And don’t worry – I tried the fan sites.
Leo has been a recurrent heartthrob since the 1990s, and his stans date back to then, too, helpfully cataloguing his whole life: from recent films he’s starred in, to the absurd art he’s made for charity, and even finding out his nickname is “The Noodle”, as verified by a somehow still extant (and perhaps questionable) Angelfire site.
One site exhibited a collection of candid photos of DiCaprio, helpfully arranged into years and locations, but somehow the photo of him at Manning Bar - one that apparently made “international” waves - wasn't among them. Among dozens of digitally zoomed creepshots of him standing on a balcony, or just the back of his head, there wasn’t a hint of a spark.
Frantically, I slid into the DMs of a Leo fan club on Instagram but heard no reply. I also visited Bellazon, a fashion message board. One popular topic on the site is on all things Leo, where users post updates on his latest films, appearances and rumours.
I asked for help but my post soon got buried, thwarted by the very same thriving community I wanted to join, which was particularly disappointing as the forum held one of the first clues I had found to the reality of the photo. Back in 2011, someone had posted it there and had linked to the same dead 2DayFM link. But now it was gone, too.
At some point, a user had been smart enough to link directly to the image, and a well-wisher had been smart enough to look it up in the Wayback Machine for me. But while there once was a copy of the picture – from September 3, 2016 – it was gone now as well. Deeply abnormal for a site whose only purpose was to keep things available.
At this point, I began to lose it. Friends had already suggested that this could be a Mandela Effect thing – where individuals or whole communities obsess over a fact that they’ve remembered completely differently, named for people who insist Nelson Mandela died in prison in the 1980s. VICE has written on this numerous times, most recently on how a British brand of chips explicitly rebutted claims they had swapped the colours of their salt & vinegar and cheese & onion packets.
Still, I have questions that may never be answered. The biggest is whether a person like Leo actually has the power to disappear from the internet.
Forlornly, I went back to my original sources for evidence. A friend suggested I look at records from the student newspaper at the time. This was a newspaper with extensive online records – yet missing were the two final editions of 2011, the same two editions released after Leo was spotted at the bar. I was shaken. Had the publisher’s website been breached? Or were they in on it?
Before I could start another full-scale investigation into a digital disappearance, I found some rogue online copies of the student newspaper by trudging through digital magazine repository Issuu. I also found the magazine owned by the student union that ran the bar. There was no photo, not even in the erroneously titled “Caught on Campus” section – although the incident was mentioned in the news spread, dismissively:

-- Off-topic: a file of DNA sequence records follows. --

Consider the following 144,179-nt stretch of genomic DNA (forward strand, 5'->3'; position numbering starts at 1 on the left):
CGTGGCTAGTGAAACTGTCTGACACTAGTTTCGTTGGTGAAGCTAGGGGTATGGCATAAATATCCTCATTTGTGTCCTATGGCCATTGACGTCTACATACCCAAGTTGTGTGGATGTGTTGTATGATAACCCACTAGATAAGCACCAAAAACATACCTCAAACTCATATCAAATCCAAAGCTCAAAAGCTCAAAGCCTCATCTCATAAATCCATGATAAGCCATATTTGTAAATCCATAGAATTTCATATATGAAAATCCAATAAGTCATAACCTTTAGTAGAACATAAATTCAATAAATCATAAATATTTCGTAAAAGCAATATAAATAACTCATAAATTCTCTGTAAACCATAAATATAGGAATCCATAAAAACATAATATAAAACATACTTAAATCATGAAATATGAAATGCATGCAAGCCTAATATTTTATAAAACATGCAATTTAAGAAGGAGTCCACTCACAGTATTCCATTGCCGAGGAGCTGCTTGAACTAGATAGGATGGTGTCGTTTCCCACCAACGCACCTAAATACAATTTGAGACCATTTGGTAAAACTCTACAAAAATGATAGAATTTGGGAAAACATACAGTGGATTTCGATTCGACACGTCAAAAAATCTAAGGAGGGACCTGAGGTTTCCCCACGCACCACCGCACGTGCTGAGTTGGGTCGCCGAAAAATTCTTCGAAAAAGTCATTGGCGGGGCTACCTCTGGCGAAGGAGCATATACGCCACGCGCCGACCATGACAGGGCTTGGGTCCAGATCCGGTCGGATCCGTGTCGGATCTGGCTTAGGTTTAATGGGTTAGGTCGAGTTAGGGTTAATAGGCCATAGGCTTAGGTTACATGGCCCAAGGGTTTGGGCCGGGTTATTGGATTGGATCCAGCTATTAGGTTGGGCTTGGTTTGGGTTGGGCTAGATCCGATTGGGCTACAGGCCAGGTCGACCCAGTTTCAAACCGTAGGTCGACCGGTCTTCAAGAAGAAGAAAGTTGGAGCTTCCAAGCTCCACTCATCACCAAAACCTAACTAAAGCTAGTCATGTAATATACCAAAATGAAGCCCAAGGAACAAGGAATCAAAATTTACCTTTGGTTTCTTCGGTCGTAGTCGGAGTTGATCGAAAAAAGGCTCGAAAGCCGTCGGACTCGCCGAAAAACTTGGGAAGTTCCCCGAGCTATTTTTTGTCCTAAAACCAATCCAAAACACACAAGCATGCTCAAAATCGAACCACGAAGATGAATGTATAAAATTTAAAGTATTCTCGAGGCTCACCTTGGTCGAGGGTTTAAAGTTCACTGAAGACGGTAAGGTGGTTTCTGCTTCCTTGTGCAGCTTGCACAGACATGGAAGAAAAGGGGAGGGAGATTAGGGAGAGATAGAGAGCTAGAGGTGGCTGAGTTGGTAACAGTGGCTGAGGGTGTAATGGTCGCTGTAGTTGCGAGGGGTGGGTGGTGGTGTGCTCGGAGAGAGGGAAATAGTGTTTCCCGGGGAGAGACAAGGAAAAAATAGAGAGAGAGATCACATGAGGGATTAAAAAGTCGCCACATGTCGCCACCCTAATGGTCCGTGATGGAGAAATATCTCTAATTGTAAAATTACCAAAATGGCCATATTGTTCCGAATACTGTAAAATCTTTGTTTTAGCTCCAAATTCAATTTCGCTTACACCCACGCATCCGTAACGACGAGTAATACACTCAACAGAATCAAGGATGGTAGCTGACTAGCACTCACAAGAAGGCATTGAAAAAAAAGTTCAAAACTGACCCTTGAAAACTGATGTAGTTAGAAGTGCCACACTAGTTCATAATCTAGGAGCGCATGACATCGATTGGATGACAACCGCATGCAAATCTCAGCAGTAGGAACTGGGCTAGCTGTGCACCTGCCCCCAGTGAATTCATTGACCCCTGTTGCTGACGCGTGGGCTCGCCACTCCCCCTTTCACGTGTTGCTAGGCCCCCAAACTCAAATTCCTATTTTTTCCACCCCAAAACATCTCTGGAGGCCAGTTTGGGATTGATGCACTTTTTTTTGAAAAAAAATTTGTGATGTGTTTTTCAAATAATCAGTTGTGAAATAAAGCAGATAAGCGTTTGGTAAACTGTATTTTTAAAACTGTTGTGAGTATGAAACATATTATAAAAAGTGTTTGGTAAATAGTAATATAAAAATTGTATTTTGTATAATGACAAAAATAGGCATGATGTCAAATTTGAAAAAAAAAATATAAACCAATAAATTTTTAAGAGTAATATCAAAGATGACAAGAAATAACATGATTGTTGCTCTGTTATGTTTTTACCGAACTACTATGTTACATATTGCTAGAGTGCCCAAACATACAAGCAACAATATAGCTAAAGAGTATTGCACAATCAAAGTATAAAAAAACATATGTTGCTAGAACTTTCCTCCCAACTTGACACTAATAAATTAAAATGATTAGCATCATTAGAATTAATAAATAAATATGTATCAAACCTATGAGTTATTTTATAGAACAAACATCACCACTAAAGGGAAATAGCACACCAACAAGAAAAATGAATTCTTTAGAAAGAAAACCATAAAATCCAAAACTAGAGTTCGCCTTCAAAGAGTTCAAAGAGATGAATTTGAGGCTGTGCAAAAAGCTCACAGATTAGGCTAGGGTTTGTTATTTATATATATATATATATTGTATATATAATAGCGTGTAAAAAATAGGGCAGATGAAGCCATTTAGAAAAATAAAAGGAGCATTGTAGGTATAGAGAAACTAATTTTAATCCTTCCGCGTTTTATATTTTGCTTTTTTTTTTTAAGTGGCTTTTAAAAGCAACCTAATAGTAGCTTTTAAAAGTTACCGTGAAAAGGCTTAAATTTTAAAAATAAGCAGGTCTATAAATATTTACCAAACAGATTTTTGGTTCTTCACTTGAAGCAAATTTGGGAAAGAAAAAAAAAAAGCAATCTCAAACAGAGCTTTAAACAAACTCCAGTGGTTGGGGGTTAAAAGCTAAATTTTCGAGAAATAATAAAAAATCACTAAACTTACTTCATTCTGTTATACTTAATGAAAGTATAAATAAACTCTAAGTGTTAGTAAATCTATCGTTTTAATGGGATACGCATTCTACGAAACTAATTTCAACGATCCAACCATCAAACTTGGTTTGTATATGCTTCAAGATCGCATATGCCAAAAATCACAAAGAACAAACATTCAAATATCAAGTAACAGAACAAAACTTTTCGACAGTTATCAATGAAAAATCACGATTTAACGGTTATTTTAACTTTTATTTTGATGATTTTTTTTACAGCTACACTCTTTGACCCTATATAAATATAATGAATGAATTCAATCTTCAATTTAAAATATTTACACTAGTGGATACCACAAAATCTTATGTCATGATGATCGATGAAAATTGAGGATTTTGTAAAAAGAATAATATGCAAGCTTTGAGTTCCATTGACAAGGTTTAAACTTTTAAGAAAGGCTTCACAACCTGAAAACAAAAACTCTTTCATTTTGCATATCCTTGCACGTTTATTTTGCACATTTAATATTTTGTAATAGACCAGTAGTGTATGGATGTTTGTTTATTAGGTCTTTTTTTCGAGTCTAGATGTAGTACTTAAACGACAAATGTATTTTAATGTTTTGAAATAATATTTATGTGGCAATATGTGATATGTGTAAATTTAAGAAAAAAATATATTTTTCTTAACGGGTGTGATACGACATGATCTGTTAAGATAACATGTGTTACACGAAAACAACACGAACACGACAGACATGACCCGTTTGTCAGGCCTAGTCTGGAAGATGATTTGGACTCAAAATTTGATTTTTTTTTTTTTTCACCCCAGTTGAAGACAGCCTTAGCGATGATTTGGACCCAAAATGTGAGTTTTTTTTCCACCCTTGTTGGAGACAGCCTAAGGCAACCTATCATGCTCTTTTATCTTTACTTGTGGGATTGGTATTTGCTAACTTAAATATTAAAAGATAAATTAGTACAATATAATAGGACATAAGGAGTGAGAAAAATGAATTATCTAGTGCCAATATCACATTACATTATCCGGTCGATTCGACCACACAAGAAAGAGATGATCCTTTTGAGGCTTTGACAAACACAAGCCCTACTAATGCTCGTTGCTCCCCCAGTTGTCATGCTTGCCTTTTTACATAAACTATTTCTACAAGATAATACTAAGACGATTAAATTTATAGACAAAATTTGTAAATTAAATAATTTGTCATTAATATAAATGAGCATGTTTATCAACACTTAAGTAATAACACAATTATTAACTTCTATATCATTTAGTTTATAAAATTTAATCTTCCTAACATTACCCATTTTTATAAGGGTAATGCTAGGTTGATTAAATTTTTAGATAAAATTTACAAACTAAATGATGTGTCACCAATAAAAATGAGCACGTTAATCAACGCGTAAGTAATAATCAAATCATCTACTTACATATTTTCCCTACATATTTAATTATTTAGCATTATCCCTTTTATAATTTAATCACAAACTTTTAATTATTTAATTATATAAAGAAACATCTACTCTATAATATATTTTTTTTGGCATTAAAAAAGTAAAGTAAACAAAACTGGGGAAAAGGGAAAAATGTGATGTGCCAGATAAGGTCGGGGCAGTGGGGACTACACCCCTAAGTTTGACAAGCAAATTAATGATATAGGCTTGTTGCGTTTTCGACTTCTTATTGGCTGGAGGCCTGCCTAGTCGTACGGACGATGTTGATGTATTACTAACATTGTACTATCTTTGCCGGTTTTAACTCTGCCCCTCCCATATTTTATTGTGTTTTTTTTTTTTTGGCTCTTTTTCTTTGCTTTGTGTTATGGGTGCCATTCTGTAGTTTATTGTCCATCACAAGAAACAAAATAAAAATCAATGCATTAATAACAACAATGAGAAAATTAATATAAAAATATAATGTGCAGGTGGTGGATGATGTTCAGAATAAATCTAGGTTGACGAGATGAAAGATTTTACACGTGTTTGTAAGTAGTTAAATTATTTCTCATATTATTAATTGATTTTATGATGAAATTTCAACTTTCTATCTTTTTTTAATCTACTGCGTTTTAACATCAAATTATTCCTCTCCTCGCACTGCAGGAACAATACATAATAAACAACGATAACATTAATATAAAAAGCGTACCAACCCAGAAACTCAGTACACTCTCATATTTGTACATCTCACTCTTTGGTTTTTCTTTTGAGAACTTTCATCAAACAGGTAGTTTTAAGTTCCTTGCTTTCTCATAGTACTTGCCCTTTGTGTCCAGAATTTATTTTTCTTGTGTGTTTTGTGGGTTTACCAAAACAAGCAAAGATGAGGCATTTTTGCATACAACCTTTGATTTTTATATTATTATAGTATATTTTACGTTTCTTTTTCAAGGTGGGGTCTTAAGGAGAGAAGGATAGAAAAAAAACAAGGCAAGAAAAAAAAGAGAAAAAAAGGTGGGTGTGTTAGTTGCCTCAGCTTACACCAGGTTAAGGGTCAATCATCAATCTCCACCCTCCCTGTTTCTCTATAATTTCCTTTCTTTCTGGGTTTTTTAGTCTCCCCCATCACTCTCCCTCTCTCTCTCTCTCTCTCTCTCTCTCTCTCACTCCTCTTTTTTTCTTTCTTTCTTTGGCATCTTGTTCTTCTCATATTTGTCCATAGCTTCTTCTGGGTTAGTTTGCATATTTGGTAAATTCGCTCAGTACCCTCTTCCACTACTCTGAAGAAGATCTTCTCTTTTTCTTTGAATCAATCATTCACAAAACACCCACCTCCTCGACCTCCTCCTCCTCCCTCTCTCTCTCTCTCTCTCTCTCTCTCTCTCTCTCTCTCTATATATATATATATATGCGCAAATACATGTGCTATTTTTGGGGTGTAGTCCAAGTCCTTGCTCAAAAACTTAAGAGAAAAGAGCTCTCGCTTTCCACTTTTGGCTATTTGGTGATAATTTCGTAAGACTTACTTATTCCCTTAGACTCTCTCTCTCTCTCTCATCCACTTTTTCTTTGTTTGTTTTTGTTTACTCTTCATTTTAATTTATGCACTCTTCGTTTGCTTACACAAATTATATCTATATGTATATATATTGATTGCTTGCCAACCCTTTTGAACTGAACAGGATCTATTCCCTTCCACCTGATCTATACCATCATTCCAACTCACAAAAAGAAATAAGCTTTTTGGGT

And believe me: I tried to gather eyewitness accounts. An informant turned me to the original author of the first exclusive. She was currently in charge of communications for a prominent conservative lobby group, and here I was dredging up an alleged celebrity coverup. I was even close to contacting their workplace directly but stopped myself: my day job was in some ways in opposition to them, and I couldn’t put myself in their crosshairs as well as Leo’s. Sadly, I received no reply on Instagram.
Eventually, I turned back to the friends and comrades who had first supported me on this quest. My friend Naaman had never seen the picture, but remembered the anecdotes. Madeline was still recovering from her own search for the photo, which she vividly remembered and last saw around 2016. I asked Jonathan, who remembered the sunglasses but not the hoodie, and he told me he saw it around five years ago: 2016.
2016. The last update on the Sun’s piece. The last saved search of 2DayFM’s picture. The last eyewitness accounts of the photo. The year Trump became President and the year David Bowie died. The year Harambe became a meme.
2016 was the smoking gun, I was sure of it.
This was the year Hulk Hogan took down Gawker – could it have been the year Leo took down this photo?
Unfortunate as it may be, I came up empty.
2016 was a pretty big year for Leo: he won his first ever Academy Award for The Revenant and he got Pope Francis to cameo in an environmentalist film. It also wasn’t entirely celebratory: his big year ended with his foundation being caught up in a broader corruption scandal.
I couldn’t see the connection, though; I couldn’t find the link. I had theories, but I was also starting to understand how conspiracy theories formed. The web of coincidences, the powerful actors, the clues and obstacles. People pushing you into delusion and paranoia. Trying to find meaning in it all while the world burned.